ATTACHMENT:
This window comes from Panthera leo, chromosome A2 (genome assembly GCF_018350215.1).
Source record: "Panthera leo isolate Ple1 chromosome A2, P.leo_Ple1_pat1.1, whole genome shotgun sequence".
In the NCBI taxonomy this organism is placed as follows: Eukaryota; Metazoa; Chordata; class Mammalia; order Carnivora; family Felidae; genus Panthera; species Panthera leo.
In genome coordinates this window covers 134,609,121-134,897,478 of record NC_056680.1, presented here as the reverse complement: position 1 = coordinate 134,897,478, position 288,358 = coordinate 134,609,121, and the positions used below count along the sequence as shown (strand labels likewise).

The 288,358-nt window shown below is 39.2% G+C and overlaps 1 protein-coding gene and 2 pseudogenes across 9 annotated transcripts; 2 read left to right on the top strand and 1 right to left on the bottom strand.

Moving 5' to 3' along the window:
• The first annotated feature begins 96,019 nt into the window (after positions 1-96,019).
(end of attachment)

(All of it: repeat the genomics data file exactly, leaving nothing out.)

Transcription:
This window comes from Panthera leo, chromosome A2 (genome assembly GCF_018350215.1).
Source record: "Panthera leo isolate Ple1 chromosome A2, P.leo_Ple1_pat1.1, whole genome shotgun sequence".
In the NCBI taxonomy this organism is placed as follows: Eukaryota; Metazoa; Chordata; class Mammalia; order Carnivora; family Felidae; genus Panthera; species Panthera leo.
In genome coordinates this window covers 134,609,121-134,897,478 of record NC_056680.1, presented here as the reverse complement: position 1 = coordinate 134,897,478, position 288,358 = coordinate 134,609,121, and the positions used below count along the sequence as shown (strand labels likewise).

The 288,358-nt window shown below is 39.2% G+C and overlaps 1 protein-coding gene and 2 pseudogenes across 9 annotated transcripts; 2 read left to right on the top strand and 1 right to left on the bottom strand.

Moving 5' to 3' along the window:
• The first annotated feature begins 96,019 nt into the window (after positions 1-96,019).